Following the fascinating experience at The Royal Mint we repaired to another experience - Spanish style cuisine at the 'Braseria El Prado',  Laleston. OlĂ©.

Tuesday, 12 June 2018


On 15th May 2018, we were privileged to receive an illustrated address from the Rev. Richard Walker on the history of the Bronte family. In an erudite, educative and entertaining talk, Mr. Walker enlightened us on the fascinating history of this famous family. As a member of the Bronte Society, he showed the true breadth and depth of his knowledge of, and enthusiasm for, these one-time inhabitants of Haworth Parsonage, West Yorkshire.

Rev. Richard Walker - 'The Brontes'
The three most famous family members, Charlotte, Emily and Anne, proved themselves to be, at one and the same time, women of, and women ahead of, their time. The authors of 'Wuthering Heights', 'Jane Eyre' and 'The Tenant of Wildfell Hall', drew on their colourful and tragic upbringing, as well as their literary skills, to write some of the English language's most influential tomes.

Mr. Walker left us in no doubt of their importance and contemporary relevance, and of the pleasure to be had from reading their work. 


Monday, 4 June 2018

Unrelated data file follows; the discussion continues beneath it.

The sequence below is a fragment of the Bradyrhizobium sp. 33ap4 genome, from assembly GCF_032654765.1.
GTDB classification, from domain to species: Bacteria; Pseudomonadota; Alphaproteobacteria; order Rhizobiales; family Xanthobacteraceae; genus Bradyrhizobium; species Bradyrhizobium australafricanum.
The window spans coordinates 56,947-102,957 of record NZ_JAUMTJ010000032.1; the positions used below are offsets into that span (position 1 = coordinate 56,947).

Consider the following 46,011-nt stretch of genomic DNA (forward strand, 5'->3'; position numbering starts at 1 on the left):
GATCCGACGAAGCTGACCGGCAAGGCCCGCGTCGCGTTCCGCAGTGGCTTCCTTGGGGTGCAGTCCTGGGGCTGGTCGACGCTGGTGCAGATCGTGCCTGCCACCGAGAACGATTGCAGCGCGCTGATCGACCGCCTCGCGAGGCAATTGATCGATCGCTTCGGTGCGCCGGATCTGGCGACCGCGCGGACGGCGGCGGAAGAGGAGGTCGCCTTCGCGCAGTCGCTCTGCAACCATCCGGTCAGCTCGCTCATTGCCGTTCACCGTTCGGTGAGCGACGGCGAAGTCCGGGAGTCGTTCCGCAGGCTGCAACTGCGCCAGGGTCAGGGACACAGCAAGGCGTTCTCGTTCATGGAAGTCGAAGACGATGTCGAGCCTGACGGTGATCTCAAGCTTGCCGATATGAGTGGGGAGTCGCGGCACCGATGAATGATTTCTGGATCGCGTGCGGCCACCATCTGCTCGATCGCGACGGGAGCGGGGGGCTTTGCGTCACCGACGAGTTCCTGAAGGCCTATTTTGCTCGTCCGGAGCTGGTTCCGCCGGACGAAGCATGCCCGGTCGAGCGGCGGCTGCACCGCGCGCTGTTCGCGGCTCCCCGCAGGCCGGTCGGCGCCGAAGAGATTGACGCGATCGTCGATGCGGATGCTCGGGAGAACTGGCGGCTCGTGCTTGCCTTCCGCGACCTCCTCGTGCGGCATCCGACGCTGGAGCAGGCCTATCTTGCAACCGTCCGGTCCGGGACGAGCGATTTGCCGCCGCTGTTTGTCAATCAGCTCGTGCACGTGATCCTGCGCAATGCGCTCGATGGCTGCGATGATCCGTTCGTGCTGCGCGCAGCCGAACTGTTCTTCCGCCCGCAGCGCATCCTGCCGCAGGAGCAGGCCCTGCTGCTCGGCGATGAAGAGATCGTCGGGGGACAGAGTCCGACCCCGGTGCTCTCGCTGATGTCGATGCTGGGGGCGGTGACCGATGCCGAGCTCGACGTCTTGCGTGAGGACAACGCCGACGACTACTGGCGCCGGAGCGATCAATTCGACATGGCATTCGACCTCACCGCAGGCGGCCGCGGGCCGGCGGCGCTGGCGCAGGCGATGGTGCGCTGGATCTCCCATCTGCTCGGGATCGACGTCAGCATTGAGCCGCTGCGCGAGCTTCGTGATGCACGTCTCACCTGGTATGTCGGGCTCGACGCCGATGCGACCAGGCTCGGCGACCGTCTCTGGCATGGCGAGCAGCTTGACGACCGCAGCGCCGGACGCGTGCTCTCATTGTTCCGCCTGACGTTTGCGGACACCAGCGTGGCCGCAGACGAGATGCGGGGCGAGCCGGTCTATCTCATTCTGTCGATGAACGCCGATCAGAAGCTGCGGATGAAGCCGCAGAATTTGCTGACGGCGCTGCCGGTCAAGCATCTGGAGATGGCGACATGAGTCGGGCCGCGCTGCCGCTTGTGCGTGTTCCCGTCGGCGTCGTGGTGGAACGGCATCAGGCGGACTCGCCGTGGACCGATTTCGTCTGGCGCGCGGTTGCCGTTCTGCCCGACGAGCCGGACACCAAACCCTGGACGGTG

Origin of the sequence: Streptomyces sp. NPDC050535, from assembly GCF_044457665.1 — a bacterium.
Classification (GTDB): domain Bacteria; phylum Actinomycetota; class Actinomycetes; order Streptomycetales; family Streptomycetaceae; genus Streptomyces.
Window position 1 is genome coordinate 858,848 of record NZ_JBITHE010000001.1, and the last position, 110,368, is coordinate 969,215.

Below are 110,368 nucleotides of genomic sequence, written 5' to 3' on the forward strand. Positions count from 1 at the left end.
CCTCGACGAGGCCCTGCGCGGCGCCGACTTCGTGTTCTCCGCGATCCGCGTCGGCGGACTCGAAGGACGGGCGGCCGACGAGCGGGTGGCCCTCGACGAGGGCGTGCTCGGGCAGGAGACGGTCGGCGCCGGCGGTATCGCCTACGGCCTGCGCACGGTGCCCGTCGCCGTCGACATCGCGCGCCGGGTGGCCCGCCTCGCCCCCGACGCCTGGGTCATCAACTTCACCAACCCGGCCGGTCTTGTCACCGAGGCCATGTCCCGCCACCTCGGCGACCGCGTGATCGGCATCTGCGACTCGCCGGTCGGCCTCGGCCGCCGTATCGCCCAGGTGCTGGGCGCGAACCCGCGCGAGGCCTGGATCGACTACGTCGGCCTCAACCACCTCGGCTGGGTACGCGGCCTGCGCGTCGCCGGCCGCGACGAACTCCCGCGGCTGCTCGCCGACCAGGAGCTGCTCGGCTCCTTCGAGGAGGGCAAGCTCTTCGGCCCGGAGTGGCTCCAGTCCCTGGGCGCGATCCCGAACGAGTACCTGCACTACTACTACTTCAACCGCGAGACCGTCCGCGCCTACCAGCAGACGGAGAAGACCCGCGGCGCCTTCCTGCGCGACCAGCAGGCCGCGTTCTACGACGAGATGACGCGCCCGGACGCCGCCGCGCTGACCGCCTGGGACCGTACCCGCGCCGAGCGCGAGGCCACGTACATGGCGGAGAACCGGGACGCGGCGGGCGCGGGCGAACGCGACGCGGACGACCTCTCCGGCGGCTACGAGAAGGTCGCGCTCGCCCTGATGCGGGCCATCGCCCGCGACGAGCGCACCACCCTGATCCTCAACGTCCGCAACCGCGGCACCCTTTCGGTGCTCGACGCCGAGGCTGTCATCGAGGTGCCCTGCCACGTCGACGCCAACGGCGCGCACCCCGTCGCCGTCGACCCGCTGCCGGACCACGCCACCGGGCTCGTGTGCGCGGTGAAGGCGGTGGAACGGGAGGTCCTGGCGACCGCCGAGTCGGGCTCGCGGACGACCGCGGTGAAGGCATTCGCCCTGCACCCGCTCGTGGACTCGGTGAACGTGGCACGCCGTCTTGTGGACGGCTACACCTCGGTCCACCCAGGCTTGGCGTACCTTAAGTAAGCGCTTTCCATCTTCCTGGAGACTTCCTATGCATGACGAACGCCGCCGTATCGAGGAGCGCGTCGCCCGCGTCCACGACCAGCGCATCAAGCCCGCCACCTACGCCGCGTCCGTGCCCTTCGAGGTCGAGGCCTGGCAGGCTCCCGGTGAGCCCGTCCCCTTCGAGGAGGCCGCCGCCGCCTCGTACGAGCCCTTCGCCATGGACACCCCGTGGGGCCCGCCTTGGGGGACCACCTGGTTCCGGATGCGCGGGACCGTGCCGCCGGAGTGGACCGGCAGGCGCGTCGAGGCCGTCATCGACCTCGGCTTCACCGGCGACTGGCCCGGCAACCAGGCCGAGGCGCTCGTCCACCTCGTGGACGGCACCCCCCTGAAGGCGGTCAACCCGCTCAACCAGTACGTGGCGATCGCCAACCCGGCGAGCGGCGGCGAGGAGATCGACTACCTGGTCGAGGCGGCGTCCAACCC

17 April 2018

Mr.&Mrs. John Blyth entertained us with a talk and demonstration of Victorian costumes and accessories. Considering how we dress today, it is remarkable how they could wear such voluminous and heavy duty clothing in those times.


19th September 2017
Lyn John of  Llanelli Community Heritage gave us an in depth account of the Rebecca Rioters' actions in Llanelli and the surrounding district. Of particular and important interest was their involvement in Five Roads at their meeting and rallying points in the 'Stag and Pheasant' and 'Farmers' inns. Another local inn, 'The Plough and Harrow' witnessed the capture of one of their ringleaders.

Wednesday, 24 May 2017


A pictorial record of our trip on the River Tawe aboard the 'Copper Jack', exploring the industrial history of Swansea,  which  earned the nickname of "Copperopolis" for its importance as the world capital of the copper industry during the 19th century.